The protagonist of the film is Marine recruit J.T. 'Joker' Davis (Matthew Modine), who is part of a group beginning basic training as a Marine on Parris Island, SC. The brutal command of drill instructor Gunnery Sergeant Hartman (played by former Marine Drill Instructor R. Lee Ermey, which earned him a Golden Globe nomination for best supporting actor) shows the harsh indoctrination of the armed forces during the Vietnam War era. The drill is depicted as designed to eliminate virtually all trace of the recruits' individual personalities and transform them into killers (to "keep Heaven packed with fresh souls"). This first section of the film focuses largely on how the brutal treatment of overweight misfit Leonard 'Gomer Pyle' Lawrence (Vincent D'Onofrio) results in his losing his sanity, after which, despite Joker's attempts to intervene, he murders the drill instructor, and then kills himself.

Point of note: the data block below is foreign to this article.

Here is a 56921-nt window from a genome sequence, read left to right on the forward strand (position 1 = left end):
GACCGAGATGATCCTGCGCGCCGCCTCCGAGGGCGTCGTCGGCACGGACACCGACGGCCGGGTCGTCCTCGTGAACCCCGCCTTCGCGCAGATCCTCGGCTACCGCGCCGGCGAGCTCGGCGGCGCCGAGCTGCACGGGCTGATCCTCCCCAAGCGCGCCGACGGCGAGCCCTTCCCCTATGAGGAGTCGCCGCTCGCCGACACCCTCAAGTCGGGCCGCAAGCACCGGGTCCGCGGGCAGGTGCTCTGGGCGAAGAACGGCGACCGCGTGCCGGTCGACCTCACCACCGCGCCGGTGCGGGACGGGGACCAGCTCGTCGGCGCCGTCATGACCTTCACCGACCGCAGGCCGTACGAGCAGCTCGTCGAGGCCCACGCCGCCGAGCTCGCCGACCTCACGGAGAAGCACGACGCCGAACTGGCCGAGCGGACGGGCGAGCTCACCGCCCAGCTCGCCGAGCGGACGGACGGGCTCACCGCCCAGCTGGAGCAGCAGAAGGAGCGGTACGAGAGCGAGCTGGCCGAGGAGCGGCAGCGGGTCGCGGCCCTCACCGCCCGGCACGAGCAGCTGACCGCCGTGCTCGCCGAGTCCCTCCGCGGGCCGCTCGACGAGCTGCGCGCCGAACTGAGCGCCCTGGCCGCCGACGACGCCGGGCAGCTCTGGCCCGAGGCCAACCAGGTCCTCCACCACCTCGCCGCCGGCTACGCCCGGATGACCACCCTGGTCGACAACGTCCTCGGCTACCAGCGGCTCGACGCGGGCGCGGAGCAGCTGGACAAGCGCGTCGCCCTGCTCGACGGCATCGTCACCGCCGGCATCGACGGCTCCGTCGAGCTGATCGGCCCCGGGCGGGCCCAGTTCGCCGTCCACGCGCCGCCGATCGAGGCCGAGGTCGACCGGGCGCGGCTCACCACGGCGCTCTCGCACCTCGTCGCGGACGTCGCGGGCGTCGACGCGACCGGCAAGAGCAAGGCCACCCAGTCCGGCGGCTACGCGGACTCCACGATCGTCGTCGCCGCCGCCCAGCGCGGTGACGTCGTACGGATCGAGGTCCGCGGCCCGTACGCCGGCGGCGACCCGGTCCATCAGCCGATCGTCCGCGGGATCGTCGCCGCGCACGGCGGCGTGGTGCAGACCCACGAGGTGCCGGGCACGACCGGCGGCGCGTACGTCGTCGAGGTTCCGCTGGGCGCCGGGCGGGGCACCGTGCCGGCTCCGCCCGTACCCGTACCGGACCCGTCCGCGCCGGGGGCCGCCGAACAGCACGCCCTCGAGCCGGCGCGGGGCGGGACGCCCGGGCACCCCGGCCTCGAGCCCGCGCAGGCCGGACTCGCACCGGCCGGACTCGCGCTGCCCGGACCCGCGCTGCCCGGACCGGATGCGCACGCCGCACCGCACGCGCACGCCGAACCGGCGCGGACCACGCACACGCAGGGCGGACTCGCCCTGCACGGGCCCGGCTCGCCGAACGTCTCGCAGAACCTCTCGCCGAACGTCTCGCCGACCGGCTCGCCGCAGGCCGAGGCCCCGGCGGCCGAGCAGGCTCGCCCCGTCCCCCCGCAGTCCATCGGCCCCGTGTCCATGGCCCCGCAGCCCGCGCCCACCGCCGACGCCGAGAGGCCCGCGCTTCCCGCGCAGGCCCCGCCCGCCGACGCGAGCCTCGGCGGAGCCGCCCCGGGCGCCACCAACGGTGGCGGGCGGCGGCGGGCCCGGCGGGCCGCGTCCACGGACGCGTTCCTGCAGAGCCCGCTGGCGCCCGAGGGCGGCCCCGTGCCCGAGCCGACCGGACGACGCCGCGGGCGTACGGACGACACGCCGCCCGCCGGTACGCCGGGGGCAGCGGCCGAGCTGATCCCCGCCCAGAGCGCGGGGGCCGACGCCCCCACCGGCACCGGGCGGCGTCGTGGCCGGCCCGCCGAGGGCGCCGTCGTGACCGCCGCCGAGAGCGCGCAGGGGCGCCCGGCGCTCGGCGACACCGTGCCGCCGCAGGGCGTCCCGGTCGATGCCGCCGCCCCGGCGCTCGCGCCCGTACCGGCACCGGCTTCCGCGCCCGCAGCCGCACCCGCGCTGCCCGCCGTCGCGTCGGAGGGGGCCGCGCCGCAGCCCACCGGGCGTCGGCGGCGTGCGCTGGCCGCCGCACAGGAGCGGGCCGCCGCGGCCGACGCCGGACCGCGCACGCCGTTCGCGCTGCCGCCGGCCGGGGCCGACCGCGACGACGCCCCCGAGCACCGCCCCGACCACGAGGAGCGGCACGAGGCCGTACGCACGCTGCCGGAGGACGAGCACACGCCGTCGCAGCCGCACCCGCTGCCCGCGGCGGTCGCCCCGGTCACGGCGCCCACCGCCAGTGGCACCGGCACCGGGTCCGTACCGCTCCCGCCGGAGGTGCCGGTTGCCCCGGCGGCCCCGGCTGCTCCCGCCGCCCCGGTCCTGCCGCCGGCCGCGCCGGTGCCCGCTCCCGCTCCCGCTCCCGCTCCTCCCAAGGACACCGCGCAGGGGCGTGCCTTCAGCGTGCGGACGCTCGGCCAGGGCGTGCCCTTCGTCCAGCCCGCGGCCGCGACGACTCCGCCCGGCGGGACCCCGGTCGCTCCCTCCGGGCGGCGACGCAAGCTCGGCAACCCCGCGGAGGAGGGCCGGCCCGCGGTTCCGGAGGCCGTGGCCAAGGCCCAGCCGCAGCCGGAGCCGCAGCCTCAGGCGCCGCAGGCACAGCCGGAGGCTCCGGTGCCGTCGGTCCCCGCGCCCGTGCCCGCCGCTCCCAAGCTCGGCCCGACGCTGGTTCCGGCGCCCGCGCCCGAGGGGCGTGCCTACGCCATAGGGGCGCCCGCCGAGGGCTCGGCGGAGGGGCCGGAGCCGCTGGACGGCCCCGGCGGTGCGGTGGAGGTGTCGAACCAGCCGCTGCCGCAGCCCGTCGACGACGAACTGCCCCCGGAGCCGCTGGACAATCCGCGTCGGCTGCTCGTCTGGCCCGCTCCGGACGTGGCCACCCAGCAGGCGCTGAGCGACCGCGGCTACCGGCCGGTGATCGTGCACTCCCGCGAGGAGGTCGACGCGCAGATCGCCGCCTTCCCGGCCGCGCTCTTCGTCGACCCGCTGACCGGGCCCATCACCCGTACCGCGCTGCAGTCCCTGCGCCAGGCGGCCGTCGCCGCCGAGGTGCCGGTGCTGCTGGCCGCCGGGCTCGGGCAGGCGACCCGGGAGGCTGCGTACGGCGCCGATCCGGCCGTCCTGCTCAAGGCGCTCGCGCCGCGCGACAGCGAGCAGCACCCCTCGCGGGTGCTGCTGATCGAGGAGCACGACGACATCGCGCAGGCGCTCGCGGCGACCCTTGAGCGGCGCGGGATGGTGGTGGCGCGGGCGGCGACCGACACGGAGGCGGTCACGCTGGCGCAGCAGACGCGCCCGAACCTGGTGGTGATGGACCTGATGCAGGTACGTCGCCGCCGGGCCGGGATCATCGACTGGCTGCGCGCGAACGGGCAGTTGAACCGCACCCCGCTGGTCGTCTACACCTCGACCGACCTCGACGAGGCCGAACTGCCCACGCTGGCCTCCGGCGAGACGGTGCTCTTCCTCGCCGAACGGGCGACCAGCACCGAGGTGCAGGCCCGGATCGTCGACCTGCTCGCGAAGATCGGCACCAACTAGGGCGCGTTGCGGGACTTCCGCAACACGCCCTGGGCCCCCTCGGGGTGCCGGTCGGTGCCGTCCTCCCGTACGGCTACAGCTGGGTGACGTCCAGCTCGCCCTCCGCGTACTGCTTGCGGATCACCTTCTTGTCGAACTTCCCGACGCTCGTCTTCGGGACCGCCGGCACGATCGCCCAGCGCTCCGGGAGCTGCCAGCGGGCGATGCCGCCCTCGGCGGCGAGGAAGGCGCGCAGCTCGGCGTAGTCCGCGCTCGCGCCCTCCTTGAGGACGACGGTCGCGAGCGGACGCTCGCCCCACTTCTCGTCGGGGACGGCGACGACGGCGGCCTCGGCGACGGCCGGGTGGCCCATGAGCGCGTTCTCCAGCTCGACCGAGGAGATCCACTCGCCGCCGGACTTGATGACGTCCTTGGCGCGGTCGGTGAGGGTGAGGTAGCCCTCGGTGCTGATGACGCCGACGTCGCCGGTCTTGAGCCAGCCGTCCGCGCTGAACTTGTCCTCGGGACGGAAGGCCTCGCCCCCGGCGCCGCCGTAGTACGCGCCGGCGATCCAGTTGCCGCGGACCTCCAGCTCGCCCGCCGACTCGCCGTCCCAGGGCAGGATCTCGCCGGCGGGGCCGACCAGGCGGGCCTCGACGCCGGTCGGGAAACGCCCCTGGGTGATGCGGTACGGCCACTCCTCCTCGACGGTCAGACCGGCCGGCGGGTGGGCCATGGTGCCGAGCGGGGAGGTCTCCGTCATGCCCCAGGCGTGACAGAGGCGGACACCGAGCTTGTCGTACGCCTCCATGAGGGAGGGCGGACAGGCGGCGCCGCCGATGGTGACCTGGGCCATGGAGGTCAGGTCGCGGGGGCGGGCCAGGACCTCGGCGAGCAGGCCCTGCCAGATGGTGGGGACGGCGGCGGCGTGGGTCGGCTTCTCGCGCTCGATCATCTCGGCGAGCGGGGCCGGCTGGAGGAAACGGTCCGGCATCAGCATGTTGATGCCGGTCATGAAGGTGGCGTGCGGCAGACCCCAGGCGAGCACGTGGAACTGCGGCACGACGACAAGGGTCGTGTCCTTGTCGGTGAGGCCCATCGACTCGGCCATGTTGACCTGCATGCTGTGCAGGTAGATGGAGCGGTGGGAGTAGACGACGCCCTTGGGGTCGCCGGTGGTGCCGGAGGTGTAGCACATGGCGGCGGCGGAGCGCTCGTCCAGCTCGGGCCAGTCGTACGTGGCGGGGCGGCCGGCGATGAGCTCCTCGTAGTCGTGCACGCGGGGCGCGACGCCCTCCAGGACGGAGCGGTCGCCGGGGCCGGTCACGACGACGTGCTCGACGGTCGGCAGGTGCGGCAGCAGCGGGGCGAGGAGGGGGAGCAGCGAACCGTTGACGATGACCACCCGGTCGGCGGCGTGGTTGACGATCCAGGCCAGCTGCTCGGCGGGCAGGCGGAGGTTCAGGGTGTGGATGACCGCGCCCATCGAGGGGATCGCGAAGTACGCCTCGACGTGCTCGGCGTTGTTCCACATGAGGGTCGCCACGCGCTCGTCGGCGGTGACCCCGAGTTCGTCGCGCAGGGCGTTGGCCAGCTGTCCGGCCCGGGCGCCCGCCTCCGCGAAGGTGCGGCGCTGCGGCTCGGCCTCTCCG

The soldiers express their views of the war.
The soldiers express their views of the war.

The second part then takes place in Vietnam, focusing on 'Joker', who is now a Sergeant, and a Stars and Stripes war correspondent, as he covers the Tet Offensive. The 'Joker' soon becomes familiar with both the horror and the absurdity of the war. His helmet decoration – the slogan "Born to Kill" – and the Peace symbol pin on his uniform exemplify his moral ambiguity. In one scene Joker is confronted by a Marine Corps Colonel (Bruce Boa), demanding to know why he has a peace symbol on his uniform and "Born To Kill" on his helmet. Joker mentions the duality of man theory postulated by Carl Jung; the colonel questions Joker's patriotism and demands that he shape up, "or I will take a giant shit on you."

The film concludes with the soldiers' ironic rendition of the theme song to the Mickey Mouse Club. The film's end credits are accompanied by The Rolling Stones "Paint It Black."